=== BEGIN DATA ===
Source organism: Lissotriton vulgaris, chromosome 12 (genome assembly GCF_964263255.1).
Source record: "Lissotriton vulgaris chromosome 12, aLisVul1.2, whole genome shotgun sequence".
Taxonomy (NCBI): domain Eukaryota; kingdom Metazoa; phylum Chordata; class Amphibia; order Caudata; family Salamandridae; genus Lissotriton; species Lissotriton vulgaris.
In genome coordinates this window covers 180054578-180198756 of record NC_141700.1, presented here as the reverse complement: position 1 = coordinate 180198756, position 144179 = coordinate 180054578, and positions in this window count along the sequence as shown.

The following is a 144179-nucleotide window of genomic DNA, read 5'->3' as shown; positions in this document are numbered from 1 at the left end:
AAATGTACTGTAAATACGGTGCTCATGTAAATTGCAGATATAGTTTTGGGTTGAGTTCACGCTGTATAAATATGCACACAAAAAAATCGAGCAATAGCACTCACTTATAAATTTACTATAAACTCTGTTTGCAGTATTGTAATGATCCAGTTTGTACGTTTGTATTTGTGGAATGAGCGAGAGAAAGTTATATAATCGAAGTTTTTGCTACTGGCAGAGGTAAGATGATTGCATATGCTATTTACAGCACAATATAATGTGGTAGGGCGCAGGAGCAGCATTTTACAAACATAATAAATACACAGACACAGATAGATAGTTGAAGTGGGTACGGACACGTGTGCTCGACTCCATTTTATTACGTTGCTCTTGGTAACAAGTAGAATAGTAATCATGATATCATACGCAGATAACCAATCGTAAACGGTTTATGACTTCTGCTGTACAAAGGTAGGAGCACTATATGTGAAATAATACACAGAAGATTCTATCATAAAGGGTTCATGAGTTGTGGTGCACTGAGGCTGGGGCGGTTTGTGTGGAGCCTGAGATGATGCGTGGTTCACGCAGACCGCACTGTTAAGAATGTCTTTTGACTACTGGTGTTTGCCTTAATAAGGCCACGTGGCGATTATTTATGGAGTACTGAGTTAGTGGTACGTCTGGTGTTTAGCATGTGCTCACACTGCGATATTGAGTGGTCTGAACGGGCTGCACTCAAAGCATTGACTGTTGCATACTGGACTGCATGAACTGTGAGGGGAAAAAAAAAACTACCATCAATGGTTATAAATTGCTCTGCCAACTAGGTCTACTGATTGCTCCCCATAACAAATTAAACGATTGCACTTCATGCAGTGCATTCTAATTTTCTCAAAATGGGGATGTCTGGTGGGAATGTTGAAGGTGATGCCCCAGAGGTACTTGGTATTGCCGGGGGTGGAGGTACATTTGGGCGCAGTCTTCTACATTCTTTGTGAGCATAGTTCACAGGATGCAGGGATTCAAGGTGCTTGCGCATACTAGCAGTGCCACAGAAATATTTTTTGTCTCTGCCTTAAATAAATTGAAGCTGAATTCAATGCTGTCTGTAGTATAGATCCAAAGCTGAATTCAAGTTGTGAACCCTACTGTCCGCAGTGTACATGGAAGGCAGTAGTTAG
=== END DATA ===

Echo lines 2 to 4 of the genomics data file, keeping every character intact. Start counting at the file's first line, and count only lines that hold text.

Source record: "Lissotriton vulgaris chromosome 12, aLisVul1.2, whole genome shotgun sequence".
Taxonomy (NCBI): domain Eukaryota; kingdom Metazoa; phylum Chordata; class Amphibia; order Caudata; family Salamandridae; genus Lissotriton; species Lissotriton vulgaris.
In genome coordinates this window covers 180054578-180198756 of record NC_141700.1, presented here as the reverse complement: position 1 = coordinate 180198756, position 144179 = coordinate 180054578, and positions in this window count along the sequence as shown.